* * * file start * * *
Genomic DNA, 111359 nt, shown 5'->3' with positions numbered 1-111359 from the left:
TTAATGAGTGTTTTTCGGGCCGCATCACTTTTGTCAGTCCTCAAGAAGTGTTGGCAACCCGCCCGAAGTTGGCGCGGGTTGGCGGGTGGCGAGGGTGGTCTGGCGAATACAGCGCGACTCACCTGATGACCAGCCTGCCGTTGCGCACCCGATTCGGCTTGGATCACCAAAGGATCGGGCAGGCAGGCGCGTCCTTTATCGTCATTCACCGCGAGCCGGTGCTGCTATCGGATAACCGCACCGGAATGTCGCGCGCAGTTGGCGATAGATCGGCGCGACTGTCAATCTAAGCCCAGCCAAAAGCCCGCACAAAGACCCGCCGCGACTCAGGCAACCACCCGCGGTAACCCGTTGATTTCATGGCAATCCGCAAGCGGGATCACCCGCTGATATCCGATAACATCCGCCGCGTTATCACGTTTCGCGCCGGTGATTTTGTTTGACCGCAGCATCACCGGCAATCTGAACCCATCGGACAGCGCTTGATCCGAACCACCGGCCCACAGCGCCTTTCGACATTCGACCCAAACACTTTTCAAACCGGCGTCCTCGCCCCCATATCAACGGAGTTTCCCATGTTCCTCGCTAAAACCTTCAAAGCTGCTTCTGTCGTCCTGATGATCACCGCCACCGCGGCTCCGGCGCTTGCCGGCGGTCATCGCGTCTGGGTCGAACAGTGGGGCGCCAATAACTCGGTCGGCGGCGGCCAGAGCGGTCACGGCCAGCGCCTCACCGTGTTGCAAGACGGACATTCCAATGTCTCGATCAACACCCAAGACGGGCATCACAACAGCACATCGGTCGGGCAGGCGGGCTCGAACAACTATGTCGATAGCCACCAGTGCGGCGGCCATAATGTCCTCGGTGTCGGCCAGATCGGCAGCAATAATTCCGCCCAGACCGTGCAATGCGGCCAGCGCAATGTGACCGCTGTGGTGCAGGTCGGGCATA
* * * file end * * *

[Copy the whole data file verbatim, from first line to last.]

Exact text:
Genomic DNA, 111359 nt, shown 5'->3' with positions numbered 1-111359 from the left:
TTAATGAGTGTTTTTCGGGCCGCATCACTTTTGTCAGTCCTCAAGAAGTGTTGGCAACCCGCCCGAAGTTGGCGCGGGTTGGCGGGTGGCGAGGGTGGTCTGGCGAATACAGCGCGACTCACCTGATGACCAGCCTGCCGTTGCGCACCCGATTCGGCTTGGATCACCAAAGGATCGGGCAGGCAGGCGCGTCCTTTATCGTCATTCACCGCGAGCCGGTGCTGCTATCGGATAACCGCACCGGAATGTCGCGCGCAGTTGGCGATAGATCGGCGCGACTGTCAATCTAAGCCCAGCCAAAAGCCCGCACAAAGACCCGCCGCGACTCAGGCAACCACCCGCGGTAACCCGTTGATTTCATGGCAATCCGCAAGCGGGATCACCCGCTGATATCCGATAACATCCGCCGCGTTATCACGTTTCGCGCCGGTGATTTTGTTTGACCGCAGCATCACCGGCAATCTGAACCCATCGGACAGCGCTTGATCCGAACCACCGGCCCACAGCGCCTTTCGACATTCGACCCAAACACTTTTCAAACCGGCGTCCTCGCCCCCATATCAACGGAGTTTCCCATGTTCCTCGCTAAAACCTTCAAAGCTGCTTCTGTCGTCCTGATGATCACCGCCACCGCGGCTCCGGCGCTTGCCGGCGGTCATCGCGTCTGGGTCGAACAGTGGGGCGCCAATAACTCGGTCGGCGGCGGCCAGAGCGGTCACGGCCAGCGCCTCACCGTGTTGCAAGACGGACATTCCAATGTCTCGATCAACACCCAAGACGGGCATCACAACAGCACATCGGTCGGGCAGGCGGGCTCGAACAACTATGTCGATAGCCACCAGTGCGGCGGCCATAATGTCCTCGGTGTCGGCCAGATCGGCAGCAATAATTCCGCCCAGACCGTGCAATGCGGCCAGCGCAATGTGACCGCTGTGGTGCAGGTCGGGCATA